Adventures in Illegal Art

We caught up with a friend last night for dinner followed by Mark Hosler’s
presentation, "Adventures in Illegal Art: Creative Media Resistance and
Negativeland" in SU’s Shemin Auditorium. Hosler’s been involved with
Negativeland for 25 years. The group
self-identifies with media hoaxes; provocative audio-mixed new media films and
shorts; and radical fair use
(i.e., it’s all public domain). They’re well-known for
lifting material from U2, mixing
it into a two-sided vinyl single including profanity and stolen U2 cuts, then
repackaging the album in a jacket with U2 featured prominently so as to dupe
unsuspecting consumers. Lawsuits followed, as you might expect, and Hosler
alluded to a dicey four years, fraught with legal uncertainty. Here’s that album cover:

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Thieves, All

Clicking through the register of my new bloglines
account, I found this bit from Wired News called "Facing
the Copyright Rap."
  A triumvirate of judges in Cincinnati put
their noggins together–clunk!–and ruled that sampling is a violation of
copyright law.  Best part–even if the snippets are unidentifiable as
a re-appropriation of another’s protected works.

"If you cannot pirate the whole sound recording, can you ‘lift’ or
‘sample’ something less than the whole? Our answer to that question is in the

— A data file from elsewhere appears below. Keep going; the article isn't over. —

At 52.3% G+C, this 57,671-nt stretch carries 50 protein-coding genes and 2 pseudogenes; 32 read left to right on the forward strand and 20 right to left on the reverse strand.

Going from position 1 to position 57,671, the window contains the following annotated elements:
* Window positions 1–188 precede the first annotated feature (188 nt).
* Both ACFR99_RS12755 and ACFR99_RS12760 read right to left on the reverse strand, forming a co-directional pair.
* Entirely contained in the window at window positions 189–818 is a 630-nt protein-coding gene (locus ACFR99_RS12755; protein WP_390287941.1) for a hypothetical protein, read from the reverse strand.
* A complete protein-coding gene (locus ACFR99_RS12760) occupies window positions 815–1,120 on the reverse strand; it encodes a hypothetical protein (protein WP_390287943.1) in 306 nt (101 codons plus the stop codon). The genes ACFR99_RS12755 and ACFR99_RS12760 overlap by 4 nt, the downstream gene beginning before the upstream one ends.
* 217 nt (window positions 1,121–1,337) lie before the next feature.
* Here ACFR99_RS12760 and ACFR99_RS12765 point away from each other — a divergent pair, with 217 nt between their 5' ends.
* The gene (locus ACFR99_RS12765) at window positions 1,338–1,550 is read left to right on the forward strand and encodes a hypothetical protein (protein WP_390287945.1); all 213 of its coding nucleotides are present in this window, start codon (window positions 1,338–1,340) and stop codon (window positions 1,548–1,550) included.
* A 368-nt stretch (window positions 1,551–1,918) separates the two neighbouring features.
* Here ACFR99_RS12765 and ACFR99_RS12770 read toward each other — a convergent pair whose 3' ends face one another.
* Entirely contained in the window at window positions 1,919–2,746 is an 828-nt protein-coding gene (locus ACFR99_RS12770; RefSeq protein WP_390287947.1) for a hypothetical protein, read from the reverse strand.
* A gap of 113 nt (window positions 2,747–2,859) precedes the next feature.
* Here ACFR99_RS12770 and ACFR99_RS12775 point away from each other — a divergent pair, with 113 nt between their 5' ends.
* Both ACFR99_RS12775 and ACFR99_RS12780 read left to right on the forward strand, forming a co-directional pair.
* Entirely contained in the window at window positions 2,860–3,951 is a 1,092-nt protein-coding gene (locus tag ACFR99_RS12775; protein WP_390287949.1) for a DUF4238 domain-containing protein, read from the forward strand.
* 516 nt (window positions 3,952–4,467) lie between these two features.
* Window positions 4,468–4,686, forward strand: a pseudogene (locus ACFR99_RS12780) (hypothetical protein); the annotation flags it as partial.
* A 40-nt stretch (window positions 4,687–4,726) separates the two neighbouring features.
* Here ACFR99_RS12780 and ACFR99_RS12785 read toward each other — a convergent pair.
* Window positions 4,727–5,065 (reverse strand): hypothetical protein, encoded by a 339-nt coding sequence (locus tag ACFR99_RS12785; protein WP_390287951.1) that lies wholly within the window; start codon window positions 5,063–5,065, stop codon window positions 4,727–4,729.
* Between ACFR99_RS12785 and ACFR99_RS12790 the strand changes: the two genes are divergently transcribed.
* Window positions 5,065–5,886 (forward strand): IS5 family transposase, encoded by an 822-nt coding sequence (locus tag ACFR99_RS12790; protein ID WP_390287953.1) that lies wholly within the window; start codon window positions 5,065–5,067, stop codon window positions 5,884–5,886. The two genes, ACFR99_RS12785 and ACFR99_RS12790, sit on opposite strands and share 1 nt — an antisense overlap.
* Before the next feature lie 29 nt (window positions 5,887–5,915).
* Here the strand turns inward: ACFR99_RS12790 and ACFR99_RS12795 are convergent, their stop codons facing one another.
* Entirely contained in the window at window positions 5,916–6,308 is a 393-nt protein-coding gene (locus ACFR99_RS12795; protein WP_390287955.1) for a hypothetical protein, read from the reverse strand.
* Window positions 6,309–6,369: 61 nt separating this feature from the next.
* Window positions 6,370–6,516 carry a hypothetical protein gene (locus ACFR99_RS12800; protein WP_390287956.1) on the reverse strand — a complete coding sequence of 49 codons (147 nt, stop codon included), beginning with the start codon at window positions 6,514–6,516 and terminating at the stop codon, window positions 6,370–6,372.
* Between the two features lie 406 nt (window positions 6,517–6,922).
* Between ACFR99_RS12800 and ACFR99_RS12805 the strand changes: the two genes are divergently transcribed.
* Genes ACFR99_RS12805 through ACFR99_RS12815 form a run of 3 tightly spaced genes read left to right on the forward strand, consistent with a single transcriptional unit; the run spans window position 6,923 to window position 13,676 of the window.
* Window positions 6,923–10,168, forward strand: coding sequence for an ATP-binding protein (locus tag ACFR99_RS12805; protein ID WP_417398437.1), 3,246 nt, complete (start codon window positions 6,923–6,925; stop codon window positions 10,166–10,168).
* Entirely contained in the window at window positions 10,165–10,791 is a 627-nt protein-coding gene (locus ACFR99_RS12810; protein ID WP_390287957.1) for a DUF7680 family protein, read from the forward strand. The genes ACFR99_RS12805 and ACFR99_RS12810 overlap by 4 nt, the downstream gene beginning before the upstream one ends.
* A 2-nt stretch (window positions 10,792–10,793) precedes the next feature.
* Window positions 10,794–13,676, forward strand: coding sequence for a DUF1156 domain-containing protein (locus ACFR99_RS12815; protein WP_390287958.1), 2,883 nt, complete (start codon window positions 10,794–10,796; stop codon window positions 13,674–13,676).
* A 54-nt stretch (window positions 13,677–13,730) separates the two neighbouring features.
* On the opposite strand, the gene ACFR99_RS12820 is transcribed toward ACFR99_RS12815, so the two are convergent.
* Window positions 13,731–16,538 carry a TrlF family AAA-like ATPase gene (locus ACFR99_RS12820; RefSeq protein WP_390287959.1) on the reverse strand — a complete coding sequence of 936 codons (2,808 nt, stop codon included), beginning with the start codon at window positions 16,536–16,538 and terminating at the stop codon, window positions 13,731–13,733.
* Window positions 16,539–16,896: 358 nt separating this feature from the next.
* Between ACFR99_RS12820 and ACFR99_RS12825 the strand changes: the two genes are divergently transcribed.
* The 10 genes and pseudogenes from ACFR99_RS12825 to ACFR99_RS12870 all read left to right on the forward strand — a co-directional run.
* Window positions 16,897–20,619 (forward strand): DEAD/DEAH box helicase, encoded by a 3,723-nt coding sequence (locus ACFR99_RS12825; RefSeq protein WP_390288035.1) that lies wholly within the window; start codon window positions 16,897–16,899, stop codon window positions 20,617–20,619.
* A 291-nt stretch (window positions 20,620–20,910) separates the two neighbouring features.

negative," the court said.

"In the negative"?:  Does that mean ‘no’?  Or must we
find different ways to say ‘no’ because it’s been used before in a song or two?
(Aside: Simon Frith showed us the voice is an instrument, too, right?)

And I oughta stop here because it’s too easy to fisk on the statement from the Cincy judges and
because I should be reading Eagleton’s book on culture right about now. But it’s
a problematic ruling for a whole heap of reasons, not the least of which–in my
world–is a workshop I’m arranging on the remix essay later this semester. 
Especially if we want to put students’ work on the web, and especially if
we want their work to re-appropriate copyrighted material in the public sphere,
how should we distinguish between the tried and true rules about attribution
when, as this ruling would have us accept, sampling need "not rise to the
level of legally cognizable appropriation" for it to violate
copyright.  As kindling to the (out)rageous plagiarism debate, particularly
as we venture away from the paper-bound essay.